Their own internal surveys of members' voting intentions revealed that
party support is fairly evenly split across the three main parties.
Despite this, however, the BNP was actually caught out trying to
infiltrate discussions and shape debates around a fascist/far-right
agenda.

While not entirely conclusive evidence of Mumsnet's organisational
hybridity, Justine's conclusion could certainly be interpreted as
reflecting the complex socio-technological structures at play within
the community. “Mumsnet,” she concluded, “is a non-aligned mouthpiece
for its community. It’s not a union bloc vote; it’s more like an octopus with pre-menstrual stress.”

MyDavidCameron: some post event analyses

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With the buzz about the remixed Conservative Party election posters and Clifford Singer’s MyDavidCameron website a few days old I thought I’d reflect on the debate and offer up some analysis about what might be going on here and what it means for political parties ahead of the election.

But before I can do that I need to jump back to September last year when I discussed Manuel Castell’s theory of networked power and suggested how it could be applied to the UK’s political blogosphere.

In a nutshell, Castells argues that power in networks is fundamentally about the ability to establish and control particular networks.

This can be achieved by one of two ways:

  1. the ability to constitute network(s), and to program/reprogram the network(s) in terms of goals assigned to the network (largely by setting and controlling the way we perceive issues and information)
  2. the ability to connect and ensure cooperation of different networks by sharing common goals and combining resources (i.e. identifying like-minded networks with which you can work to challenge the dominant program)

Castells calls actors in the first mechanism ‘programmers’ and those in the second mechanism, ‘switchers’.

I argued that Conservative and right-wing blogs were successful because they had programmed the UK’s political network by a) adapting early and b) creating a broad anti-government debate which resonated with the media and wider public.

This meant that left and liberal bloggers had to find common issues and threads with each other and the public with which to try and switch the dominant power in the network away from anti-government/right-wing debate.

So what does this tell us about the MyDavidCameron success? Firstly, I think it supports my original hypothesis. That is, Labour have identified a wider – albeit smaller – network outside of the UK political blogosphere with a shared value (mocking David Cameron/the Conservatives and graphic design).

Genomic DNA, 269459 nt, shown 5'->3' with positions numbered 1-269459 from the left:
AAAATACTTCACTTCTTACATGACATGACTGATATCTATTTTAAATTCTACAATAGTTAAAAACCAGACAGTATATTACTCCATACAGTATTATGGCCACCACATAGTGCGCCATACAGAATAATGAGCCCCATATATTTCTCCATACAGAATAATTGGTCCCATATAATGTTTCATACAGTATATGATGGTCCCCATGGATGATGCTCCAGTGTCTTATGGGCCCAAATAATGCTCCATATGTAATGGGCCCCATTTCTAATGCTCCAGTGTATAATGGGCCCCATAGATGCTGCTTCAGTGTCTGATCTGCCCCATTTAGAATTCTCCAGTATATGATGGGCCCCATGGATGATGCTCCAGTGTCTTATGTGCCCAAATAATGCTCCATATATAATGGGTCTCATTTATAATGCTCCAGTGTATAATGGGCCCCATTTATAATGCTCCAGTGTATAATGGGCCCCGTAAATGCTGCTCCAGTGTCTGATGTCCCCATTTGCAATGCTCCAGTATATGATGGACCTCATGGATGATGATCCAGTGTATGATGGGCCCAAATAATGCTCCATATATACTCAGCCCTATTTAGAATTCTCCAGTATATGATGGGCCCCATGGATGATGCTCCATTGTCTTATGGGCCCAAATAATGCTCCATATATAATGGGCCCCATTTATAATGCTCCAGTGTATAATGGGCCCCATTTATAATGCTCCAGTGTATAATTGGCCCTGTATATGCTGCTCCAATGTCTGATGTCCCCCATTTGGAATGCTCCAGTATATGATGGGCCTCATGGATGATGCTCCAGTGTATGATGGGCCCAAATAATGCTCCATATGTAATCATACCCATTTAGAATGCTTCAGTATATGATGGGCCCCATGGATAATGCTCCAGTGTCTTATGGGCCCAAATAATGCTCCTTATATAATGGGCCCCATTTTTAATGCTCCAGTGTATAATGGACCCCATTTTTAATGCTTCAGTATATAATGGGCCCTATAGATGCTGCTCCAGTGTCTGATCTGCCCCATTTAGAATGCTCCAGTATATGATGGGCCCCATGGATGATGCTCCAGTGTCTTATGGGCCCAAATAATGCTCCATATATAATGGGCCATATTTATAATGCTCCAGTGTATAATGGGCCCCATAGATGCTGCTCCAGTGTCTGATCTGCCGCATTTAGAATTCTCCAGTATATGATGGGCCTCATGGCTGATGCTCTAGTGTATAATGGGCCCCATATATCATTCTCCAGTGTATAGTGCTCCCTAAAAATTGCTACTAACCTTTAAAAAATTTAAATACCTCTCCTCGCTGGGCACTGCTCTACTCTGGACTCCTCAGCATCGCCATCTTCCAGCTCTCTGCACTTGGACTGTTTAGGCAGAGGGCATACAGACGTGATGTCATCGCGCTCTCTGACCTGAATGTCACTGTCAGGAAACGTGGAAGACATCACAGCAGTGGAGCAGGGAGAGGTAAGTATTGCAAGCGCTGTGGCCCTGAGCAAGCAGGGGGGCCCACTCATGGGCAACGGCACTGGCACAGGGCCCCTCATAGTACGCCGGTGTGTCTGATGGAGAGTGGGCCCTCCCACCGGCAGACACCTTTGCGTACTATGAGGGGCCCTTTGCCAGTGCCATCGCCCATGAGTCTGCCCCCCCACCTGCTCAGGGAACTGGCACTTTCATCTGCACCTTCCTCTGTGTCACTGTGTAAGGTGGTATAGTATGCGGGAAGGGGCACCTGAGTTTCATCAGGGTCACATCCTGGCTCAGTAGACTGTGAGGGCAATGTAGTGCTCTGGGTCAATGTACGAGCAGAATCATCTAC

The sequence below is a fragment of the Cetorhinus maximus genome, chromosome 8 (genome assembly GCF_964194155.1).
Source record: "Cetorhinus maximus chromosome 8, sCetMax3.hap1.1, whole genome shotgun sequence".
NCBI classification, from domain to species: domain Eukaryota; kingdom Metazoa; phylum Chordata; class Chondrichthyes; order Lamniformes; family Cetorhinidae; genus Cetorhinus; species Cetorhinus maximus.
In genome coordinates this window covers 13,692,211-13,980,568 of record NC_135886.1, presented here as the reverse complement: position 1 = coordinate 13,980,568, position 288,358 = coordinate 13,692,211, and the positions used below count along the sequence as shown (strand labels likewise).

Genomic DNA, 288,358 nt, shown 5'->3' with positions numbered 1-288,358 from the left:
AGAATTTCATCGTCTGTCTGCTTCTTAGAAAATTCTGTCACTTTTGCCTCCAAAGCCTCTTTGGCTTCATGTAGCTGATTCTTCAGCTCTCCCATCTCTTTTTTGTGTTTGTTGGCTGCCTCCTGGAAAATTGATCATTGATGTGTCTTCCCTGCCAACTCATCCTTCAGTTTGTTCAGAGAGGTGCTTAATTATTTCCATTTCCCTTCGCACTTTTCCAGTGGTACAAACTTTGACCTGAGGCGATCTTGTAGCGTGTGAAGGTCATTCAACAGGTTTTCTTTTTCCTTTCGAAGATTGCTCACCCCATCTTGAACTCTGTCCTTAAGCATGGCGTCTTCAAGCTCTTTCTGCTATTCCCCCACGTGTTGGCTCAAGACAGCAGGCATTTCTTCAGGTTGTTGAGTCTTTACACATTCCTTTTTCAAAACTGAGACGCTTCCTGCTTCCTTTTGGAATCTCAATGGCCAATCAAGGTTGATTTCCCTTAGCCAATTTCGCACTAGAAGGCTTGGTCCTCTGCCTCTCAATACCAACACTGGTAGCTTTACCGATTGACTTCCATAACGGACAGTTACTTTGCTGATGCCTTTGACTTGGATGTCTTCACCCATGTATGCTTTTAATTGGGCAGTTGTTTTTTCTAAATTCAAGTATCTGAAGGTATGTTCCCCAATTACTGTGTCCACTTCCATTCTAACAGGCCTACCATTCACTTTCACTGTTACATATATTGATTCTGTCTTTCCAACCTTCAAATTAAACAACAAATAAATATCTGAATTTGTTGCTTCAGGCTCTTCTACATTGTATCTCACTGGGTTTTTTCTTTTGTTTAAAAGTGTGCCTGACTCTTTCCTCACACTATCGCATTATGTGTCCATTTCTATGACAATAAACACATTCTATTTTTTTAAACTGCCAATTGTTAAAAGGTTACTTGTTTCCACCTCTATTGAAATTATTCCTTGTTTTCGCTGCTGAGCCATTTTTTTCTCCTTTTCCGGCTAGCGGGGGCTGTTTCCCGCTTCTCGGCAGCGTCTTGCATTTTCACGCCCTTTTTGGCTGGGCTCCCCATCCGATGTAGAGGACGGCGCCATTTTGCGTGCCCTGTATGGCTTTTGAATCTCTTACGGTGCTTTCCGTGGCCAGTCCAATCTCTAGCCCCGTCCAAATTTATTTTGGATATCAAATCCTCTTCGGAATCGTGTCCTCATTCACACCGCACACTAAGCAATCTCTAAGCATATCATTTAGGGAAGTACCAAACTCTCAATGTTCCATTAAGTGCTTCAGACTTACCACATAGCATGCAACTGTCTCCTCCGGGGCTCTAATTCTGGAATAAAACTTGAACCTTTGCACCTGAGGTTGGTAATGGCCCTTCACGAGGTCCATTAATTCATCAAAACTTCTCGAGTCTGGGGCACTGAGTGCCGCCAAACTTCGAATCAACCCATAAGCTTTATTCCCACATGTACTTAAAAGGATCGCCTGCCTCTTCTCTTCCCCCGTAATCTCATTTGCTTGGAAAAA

They are then co-opting this network, forming a strategic partnership but letting the idea and content go where it goes, as opposed to trying to centrally plan and control what happens with the David Cameron imagery.

In my opinion, a political party having the foresight and ability to spot an opportunity like this and use it to help try to ‘switch’ the dominant discourse in the political blogosphere is smart.

Yes, there may be those that say: “well, who wouldn’t jump on an opportunity if it arose?” But I’d argue that the traditional approach to this kind of online meme would be to try and own it: take it in-house.*

I think Labour have deliberately avoided doing this, having learnt the lesson from last summer’s #Welovethenhs grassroot campaign that which Labour co-opted, arguably tried to centralise and quickly destroyed the value in the network. Compare how they're currently using a Labour Party version of MyDavidCameron (i.e. becoming another node in the network) versus their mini-campaign site for #Welovethenhs which argubly tries to own the decentralised campaign network.

But thinking logically about the MyDavidCameron campaign: would Labour seeking to ‘own’ the network really kill it in the same way that it killed #Welovethenhs?

I’m not so sure for two reasons:

  1. Firstly, the #Welovethenhs campaign was not a pro-government campaign; nor was it an anti-tory campaign. It was a pro-public healthcare system campaign. It’s an issue that traditionally has a shared value for with liberal/left networks but not solely. Labour arguably killed this campaign as it tried to go further than switching and instead reprogram the networks’ values as pro-government/pro-Labour.
  2. Secondly, network alignment based on shared opposition to David Cameron and/or the Conservatives is one thing, but the reality is that only Labour can defeat the Conservatives at an election. Therefore, Labour trying to reprogram the goal of the networks driving the MyDavidCameron campaign to be pro-Labour is actually a smart move.

What this says to me is that now we’re entering the run up to an election, the political discourse is no longer split broadly between anti-government/right-wing ideology and pro-Government goals (that were largely indistinguishable form Labour policy).

Instead, Labour is starting to reprogram the UK’s political networks through creating a discourse of Conservatives vs Labour. It’s early days and the Conservatives still have the upper hand but I’d argue that the MyDavidCameron campaign plus the recent emergence of distinct left and Labour-aligned voices is starting to re-balance the pro-right-wing goals of the UK’s political networks.

Footnote:
* What this reveals is Labour’s ability to switch between a traditional command and control political party and a node in a fluid, participative network. Something Andrew Chadwick has defined as “organisational hybridity” – the internet driven phenomena that enables organisations and institutions to switch between being member-led hierarchical institutions, single-issue campaign groups or temporary, loosely joined networks of like-minded individuals. I believe this is what political parties of the future will look like: political parties in all but name, But that’s something for another post.